Hendrix's Father Wins Music Rights

Al Hendrix settled out of court and retained the rights to his son's legacy

September 7, 1995
Al Hendrix
Al Hendrix
Robert Knight Archive/Redferns

For more than 20 years, the music and image of Jimi Hendrix have been packaged and marketed without the consent of the Hendrix family. Those rights were sold in 1974 by the estate's attorney, Leo Branton, allegedly against the family's will. But now, two years after filing a fraud suit against Branton, the guitarist's father, Al Hendrix, has settled out of court and regained control of his son's legacy. Al Hendrix has agreed to drop the suit against Branton and eventually to pay an unspecified amount, reported to be between $5 million and $10 million, to Branton and others named in the suit, including Hendrix reissue producer Alan Douglas. In exchange the senior Hendrix will immediately receive payments reportedly in excess of $1 million. The rights to Jimi Hendrix's music have been estimated to be worth as much as $80 million, but Al Hendrix says money wasn't the main issue: "I was going for the legacy, and all that's back with the family now, and we will work with it as we see fit. That's where Jimi would want it."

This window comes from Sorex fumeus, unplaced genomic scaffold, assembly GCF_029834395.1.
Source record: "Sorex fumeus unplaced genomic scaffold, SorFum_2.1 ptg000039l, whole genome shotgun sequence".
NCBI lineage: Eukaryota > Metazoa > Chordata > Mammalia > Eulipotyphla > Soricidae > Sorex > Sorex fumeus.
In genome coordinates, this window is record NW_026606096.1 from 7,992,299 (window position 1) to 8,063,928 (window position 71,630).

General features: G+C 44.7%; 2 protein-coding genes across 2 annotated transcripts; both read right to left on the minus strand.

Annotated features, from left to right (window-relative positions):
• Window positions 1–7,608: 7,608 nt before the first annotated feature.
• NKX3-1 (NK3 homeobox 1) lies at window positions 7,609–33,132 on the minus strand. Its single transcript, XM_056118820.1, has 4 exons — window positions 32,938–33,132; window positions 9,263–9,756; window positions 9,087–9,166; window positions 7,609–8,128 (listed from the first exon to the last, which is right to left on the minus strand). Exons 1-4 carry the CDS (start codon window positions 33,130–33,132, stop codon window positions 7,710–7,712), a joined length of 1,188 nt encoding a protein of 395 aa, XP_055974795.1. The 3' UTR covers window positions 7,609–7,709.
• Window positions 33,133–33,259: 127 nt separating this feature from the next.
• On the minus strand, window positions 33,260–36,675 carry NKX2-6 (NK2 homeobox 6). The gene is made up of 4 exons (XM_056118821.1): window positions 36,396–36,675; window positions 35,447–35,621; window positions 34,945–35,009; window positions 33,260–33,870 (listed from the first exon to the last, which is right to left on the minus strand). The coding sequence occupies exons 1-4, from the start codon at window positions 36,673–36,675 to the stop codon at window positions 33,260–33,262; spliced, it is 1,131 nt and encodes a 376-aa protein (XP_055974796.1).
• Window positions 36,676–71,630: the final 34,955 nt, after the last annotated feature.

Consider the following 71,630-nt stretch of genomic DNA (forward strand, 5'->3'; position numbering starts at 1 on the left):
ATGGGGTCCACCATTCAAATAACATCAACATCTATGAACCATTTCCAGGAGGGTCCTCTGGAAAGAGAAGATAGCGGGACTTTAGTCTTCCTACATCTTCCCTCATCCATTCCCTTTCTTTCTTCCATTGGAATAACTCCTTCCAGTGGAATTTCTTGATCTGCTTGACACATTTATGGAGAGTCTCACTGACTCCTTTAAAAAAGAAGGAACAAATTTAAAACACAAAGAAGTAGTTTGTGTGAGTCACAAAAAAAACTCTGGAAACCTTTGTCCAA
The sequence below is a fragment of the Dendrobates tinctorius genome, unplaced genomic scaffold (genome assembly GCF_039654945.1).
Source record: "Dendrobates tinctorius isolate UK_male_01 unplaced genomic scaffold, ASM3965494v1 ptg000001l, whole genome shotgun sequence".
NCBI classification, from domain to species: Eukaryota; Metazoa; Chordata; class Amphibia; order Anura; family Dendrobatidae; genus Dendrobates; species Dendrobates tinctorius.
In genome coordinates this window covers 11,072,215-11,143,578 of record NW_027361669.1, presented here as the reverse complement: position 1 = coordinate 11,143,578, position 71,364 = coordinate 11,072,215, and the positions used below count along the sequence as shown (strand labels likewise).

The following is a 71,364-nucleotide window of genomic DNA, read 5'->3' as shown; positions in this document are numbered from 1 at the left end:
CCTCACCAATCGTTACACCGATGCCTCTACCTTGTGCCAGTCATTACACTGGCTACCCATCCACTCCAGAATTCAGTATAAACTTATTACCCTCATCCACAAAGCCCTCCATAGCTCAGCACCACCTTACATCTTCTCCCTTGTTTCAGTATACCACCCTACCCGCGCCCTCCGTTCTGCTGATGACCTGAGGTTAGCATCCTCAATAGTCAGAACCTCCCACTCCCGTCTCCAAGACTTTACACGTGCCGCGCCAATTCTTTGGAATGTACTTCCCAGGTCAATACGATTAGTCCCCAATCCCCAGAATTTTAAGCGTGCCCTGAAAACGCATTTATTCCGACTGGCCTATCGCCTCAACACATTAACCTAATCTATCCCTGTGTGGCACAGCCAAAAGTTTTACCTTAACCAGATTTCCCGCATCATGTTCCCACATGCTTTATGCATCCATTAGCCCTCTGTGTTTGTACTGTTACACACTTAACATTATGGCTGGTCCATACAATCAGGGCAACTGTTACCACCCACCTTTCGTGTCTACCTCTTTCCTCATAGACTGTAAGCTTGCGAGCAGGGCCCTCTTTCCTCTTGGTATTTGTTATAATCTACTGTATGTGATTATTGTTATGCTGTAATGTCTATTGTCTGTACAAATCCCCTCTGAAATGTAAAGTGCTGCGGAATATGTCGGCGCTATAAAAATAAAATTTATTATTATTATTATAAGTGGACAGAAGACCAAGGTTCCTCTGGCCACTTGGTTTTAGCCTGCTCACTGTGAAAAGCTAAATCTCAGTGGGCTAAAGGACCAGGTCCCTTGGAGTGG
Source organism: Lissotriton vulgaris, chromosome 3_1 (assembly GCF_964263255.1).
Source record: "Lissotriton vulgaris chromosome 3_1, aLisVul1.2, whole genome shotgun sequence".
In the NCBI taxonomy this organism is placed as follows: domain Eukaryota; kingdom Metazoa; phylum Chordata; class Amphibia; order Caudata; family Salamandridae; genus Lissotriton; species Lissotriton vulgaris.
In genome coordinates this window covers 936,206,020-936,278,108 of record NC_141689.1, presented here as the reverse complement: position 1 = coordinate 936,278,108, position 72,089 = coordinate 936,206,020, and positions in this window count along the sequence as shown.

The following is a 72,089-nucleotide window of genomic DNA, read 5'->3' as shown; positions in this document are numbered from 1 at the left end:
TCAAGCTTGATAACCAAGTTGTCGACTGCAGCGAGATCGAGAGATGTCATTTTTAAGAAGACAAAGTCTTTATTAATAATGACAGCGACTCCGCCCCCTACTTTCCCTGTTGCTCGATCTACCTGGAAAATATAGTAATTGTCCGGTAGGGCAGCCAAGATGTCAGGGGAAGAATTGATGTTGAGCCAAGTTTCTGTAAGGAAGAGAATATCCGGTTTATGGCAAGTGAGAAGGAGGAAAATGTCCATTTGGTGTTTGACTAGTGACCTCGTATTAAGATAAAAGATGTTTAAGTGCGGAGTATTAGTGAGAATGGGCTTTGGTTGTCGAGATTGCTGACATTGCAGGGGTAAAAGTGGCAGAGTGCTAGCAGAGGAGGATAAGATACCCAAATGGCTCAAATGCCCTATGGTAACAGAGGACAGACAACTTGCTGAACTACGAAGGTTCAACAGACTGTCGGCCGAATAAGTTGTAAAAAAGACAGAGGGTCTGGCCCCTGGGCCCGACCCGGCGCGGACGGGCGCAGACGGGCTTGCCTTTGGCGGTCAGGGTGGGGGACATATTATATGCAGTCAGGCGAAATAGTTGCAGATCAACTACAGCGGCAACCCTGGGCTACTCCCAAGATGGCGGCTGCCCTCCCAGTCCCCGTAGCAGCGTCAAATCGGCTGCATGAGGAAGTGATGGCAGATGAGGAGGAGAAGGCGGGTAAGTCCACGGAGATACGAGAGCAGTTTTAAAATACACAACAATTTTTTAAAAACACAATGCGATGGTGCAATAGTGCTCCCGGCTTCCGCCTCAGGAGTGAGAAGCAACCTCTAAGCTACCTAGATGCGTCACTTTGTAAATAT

This is a story from the September 7th, 1995 issue of Rolling Stone.

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